The children were of course intrigued by these visitors. The younger class were doing some musical dancing activity when we all peered in at the window, and it didn’t take much encouragement from us for them to start surreptitiously waving hello. The older class were outside and they all stood up and chorused ‘Dobry den’ and then ‘Hallo’, while we stood there like loons thinking how sweet they all looked (even though we all have enough experience of children to know for certain that this is unlikely in fact to be the case). But really, little children are the same the world over. I wonder what it is that we do to them.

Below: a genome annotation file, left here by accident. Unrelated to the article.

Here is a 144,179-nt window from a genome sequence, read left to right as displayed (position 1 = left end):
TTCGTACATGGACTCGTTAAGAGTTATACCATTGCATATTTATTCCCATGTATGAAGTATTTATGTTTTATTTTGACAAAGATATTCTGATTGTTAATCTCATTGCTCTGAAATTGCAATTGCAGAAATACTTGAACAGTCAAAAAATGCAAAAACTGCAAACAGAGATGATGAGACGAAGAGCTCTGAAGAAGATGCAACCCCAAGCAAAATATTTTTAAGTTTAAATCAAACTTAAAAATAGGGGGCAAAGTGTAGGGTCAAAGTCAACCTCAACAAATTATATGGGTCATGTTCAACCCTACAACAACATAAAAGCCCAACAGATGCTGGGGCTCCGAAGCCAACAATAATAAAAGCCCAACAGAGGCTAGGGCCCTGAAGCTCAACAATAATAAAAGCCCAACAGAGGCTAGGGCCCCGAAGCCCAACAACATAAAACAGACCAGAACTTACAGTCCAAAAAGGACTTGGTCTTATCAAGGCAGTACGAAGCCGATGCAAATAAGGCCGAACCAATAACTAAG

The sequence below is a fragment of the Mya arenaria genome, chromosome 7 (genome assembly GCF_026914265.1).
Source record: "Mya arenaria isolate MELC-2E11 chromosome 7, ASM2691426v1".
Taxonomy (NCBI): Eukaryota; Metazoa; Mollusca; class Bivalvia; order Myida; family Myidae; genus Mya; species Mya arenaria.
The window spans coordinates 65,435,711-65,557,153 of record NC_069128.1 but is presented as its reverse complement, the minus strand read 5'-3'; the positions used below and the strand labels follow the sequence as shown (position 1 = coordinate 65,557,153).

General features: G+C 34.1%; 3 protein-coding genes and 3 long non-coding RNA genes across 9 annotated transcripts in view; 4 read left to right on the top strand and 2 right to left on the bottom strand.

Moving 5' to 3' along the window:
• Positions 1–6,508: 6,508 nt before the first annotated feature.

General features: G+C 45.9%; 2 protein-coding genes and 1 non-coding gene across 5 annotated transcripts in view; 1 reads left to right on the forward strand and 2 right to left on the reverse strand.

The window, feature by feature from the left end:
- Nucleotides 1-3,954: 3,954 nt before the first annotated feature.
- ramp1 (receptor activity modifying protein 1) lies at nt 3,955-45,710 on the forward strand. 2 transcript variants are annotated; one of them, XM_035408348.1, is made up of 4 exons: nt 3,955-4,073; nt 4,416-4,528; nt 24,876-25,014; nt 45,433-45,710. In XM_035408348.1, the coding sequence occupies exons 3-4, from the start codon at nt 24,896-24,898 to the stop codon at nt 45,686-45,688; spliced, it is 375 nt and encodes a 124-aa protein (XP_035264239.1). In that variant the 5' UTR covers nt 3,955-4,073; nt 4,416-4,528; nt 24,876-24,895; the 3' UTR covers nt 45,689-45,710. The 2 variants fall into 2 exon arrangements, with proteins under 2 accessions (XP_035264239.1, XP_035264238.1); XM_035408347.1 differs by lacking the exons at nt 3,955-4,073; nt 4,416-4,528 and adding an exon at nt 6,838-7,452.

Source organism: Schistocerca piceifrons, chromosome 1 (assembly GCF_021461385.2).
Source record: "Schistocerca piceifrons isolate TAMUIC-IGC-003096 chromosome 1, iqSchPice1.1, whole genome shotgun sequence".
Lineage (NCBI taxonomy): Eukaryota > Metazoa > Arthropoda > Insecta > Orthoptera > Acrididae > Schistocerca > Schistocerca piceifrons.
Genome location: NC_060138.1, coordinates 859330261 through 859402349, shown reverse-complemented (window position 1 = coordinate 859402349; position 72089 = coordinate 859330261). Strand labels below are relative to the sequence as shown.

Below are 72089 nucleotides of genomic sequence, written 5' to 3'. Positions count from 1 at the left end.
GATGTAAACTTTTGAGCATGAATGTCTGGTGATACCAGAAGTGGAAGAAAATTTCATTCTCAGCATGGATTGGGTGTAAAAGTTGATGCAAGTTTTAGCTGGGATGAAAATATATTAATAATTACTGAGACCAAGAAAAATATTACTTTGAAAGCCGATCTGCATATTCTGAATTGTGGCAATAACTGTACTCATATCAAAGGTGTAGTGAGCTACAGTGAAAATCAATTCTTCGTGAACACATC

After our visit to the kindergarten we were marched fairly briskly to the village hall for a concert by the school. As each class was representing a different Comenius partner country, and as all the introductions were in two languages, this struck me from the outset as being like a small-scale version of the Eurovision song contest. So throughout the show, at the back of my mind, I was trying to work out where to allocate the douze points. We even had, in between the class performances, ‘proper’ dancers from the Czech partner school (which again is quite Eurovision-y). You could tell they go to a performing arts college, not only from their matching costumes and beautiful hair-dos, but also from their grace, co-ordination and confidence.